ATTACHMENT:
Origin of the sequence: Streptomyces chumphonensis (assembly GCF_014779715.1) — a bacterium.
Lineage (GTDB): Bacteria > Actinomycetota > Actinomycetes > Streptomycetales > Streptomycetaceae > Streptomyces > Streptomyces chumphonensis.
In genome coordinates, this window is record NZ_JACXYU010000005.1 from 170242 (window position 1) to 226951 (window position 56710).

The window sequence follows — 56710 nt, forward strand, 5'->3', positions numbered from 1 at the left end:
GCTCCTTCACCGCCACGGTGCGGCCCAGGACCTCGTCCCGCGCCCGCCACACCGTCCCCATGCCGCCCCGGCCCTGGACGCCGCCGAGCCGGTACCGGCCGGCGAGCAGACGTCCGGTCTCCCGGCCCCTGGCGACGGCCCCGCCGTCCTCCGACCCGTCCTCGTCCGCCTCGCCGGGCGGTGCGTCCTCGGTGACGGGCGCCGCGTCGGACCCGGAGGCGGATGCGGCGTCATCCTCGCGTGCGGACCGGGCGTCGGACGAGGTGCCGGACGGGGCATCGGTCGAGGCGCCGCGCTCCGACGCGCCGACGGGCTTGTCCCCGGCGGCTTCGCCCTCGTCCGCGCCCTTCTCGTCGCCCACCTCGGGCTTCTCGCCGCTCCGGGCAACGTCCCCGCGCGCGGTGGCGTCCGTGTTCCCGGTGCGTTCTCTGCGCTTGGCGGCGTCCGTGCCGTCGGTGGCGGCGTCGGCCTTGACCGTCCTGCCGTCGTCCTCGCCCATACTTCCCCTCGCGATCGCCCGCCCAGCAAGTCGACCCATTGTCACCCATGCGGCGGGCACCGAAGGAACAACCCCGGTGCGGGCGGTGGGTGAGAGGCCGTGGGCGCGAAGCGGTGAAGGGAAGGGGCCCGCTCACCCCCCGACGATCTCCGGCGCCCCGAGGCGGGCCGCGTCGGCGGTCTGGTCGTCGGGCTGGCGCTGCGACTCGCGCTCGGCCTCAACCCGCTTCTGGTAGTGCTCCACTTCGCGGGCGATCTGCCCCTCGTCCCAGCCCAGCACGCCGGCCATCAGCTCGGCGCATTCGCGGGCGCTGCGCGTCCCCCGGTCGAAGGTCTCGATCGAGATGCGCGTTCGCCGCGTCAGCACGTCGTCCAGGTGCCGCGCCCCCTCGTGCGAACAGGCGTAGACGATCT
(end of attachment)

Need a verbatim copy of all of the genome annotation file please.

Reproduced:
Origin of the sequence: Streptomyces chumphonensis (assembly GCF_014779715.1) — a bacterium.
Lineage (GTDB): Bacteria > Actinomycetota > Actinomycetes > Streptomycetales > Streptomycetaceae > Streptomyces > Streptomyces chumphonensis.
In genome coordinates, this window is record NZ_JACXYU010000005.1 from 170242 (window position 1) to 226951 (window position 56710).

The window sequence follows — 56710 nt, forward strand, 5'->3', positions numbered from 1 at the left end:
GCTCCTTCACCGCCACGGTGCGGCCCAGGACCTCGTCCCGCGCCCGCCACACCGTCCCCATGCCGCCCCGGCCCTGGACGCCGCCGAGCCGGTACCGGCCGGCGAGCAGACGTCCGGTCTCCCGGCCCCTGGCGACGGCCCCGCCGTCCTCCGACCCGTCCTCGTCCGCCTCGCCGGGCGGTGCGTCCTCGGTGACGGGCGCCGCGTCGGACCCGGAGGCGGATGCGGCGTCATCCTCGCGTGCGGACCGGGCGTCGGACGAGGTGCCGGACGGGGCATCGGTCGAGGCGCCGCGCTCCGACGCGCCGACGGGCTTGTCCCCGGCGGCTTCGCCCTCGTCCGCGCCCTTCTCGTCGCCCACCTCGGGCTTCTCGCCGCTCCGGGCAACGTCCCCGCGCGCGGTGGCGTCCGTGTTCCCGGTGCGTTCTCTGCGCTTGGCGGCGTCCGTGCCGTCGGTGGCGGCGTCGGCCTTGACCGTCCTGCCGTCGTCCTCGCCCATACTTCCCCTCGCGATCGCCCGCCCAGCAAGTCGACCCATTGTCACCCATGCGGCGGGCACCGAAGGAACAACCCCGGTGCGGGCGGTGGGTGAGAGGCCGTGGGCGCGAAGCGGTGAAGGGAAGGGGCCCGCTCACCCCCCGACGATCTCCGGCGCCCCGAGGCGGGCCGCGTCGGCGGTCTGGTCGTCGGGCTGGCGCTGCGACTCGCGCTCGGCCTCAACCCGCTTCTGGTAGTGCTCCACTTCGCGGGCGATCTGCCCCTCGTCCCAGCCCAGCACGCCGGCCATCAGCTCGGCGCATTCGCGGGCGCTGCGCGTCCCCCGGTCGAAGGTCTCGATCGAGATGCGCGTTCGCCGCGTCAGCACGTCGTCCAGGTGCCGCGCCCCCTCGTGCGAACAGGCGTAGACGATCT